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Musical pitch identification by absolute pitch possessors

Abstract

Musical pitch identification was investigated in two experiments in which absolute pitch (AP) possessors and nonpossessors categorized tones presented in isolation into predetermined pitch classes. Stimuli consisted of 60 different tones per octave (at intervals of 20 cents). The experiments were designed to minimize the possibility that subjects could use strategies other than AP in performing the task. The results clearly differentiated AP possessors from nonpossessors in accuracy and speed of responding. Those subjects who had AP could categorize the tones quite consistently by using musical qualities of the tones (tone chroma). However, they did not respond uniformly to all stimuli; they responded more accurately and quickly to some musically important tones in a C-major mode (C, E, or G).On the other hand, those who had no AP showed almost random response patterns. In the absence of a tonal context, they could not use tone chroma, but onlytone height. It is argued that tone chroma should be defined as the musical characteristics of tones in a tonal context, and that AP possessors are unique in that they can perceive it absolutely in the absence of any musical context. Although AP was believed to be very rare, it was proved here that a phenomenally large proportion of the subjects tested had AP. The correlation was observed between AP possession and early musical training that started at the age of 3 to 5.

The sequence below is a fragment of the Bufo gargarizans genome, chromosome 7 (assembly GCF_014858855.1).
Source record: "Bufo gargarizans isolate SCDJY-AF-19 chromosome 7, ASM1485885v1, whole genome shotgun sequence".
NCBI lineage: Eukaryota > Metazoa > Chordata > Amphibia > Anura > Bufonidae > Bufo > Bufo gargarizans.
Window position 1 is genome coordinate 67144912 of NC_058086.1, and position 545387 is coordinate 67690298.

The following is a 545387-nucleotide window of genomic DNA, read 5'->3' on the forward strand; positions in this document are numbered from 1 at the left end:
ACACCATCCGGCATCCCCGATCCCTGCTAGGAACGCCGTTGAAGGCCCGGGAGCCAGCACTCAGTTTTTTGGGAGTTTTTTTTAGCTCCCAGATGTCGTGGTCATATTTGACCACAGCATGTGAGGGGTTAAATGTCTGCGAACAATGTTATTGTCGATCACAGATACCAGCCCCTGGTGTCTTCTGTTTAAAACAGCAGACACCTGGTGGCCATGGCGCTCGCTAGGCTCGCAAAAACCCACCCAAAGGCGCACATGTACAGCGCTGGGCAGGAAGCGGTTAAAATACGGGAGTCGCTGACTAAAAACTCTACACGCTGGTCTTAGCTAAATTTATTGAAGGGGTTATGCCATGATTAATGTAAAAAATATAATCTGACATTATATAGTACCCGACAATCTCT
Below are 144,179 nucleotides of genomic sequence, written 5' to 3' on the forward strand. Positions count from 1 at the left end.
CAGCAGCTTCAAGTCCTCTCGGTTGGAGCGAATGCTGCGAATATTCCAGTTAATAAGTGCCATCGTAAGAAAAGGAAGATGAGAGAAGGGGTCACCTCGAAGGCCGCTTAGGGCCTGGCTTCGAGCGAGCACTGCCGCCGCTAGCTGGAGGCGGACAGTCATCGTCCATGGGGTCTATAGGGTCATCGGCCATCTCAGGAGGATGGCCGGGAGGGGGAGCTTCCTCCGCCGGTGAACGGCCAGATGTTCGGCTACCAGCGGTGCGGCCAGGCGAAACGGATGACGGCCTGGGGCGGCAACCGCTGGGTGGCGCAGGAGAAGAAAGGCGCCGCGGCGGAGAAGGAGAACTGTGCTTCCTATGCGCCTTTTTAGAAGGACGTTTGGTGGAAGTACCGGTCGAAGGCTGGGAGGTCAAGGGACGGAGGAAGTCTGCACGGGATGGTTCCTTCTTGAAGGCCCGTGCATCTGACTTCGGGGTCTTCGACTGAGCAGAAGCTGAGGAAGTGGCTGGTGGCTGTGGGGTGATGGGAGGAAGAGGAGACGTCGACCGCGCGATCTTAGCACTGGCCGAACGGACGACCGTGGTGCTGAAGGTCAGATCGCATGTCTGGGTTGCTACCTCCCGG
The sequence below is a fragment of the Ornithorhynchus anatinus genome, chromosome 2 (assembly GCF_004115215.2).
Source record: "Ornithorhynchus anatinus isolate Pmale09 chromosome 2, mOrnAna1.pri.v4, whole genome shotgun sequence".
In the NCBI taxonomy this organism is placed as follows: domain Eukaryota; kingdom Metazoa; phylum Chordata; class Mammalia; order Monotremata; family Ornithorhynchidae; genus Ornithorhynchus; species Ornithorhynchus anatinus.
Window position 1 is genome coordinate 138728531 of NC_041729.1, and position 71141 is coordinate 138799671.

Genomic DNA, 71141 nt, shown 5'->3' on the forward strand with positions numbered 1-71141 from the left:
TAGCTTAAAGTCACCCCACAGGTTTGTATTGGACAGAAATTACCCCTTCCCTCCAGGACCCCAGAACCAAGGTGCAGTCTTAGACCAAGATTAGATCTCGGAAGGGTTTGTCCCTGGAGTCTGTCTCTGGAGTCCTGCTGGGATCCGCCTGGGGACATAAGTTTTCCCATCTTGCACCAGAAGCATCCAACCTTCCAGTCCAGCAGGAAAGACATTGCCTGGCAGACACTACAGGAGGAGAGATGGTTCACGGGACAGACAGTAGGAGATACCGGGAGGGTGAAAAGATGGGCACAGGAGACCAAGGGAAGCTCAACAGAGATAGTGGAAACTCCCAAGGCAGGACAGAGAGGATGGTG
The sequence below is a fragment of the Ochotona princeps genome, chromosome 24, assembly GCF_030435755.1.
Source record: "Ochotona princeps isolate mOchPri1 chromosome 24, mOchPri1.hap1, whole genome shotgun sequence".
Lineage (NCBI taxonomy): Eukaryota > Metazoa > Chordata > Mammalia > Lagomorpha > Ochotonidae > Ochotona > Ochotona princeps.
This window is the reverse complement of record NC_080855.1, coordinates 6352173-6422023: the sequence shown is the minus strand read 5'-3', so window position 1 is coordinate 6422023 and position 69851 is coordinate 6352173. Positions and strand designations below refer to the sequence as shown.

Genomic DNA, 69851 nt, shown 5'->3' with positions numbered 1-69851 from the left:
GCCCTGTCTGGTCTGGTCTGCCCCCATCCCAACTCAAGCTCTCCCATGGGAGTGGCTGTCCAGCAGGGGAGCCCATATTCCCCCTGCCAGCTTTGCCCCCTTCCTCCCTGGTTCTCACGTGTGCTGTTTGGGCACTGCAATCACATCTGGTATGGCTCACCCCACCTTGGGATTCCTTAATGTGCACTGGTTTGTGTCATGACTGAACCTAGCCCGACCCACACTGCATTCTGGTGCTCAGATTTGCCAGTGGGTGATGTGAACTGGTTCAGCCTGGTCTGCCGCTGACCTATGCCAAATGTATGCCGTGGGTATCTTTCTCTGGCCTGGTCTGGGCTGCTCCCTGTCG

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Correspondence to Ken’ichi Miyazaki.

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Miyazaki, K. Musical pitch identification by absolute pitch possessors. Perception & Psychophysics 44, 501–512 (1988). https://doi.org/10.3758/BF03207484

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Keywords

  • Stimulus Tone
  • Musical Note
  • Absolute Pitch
  • Absolute Identification
  • Pitch Height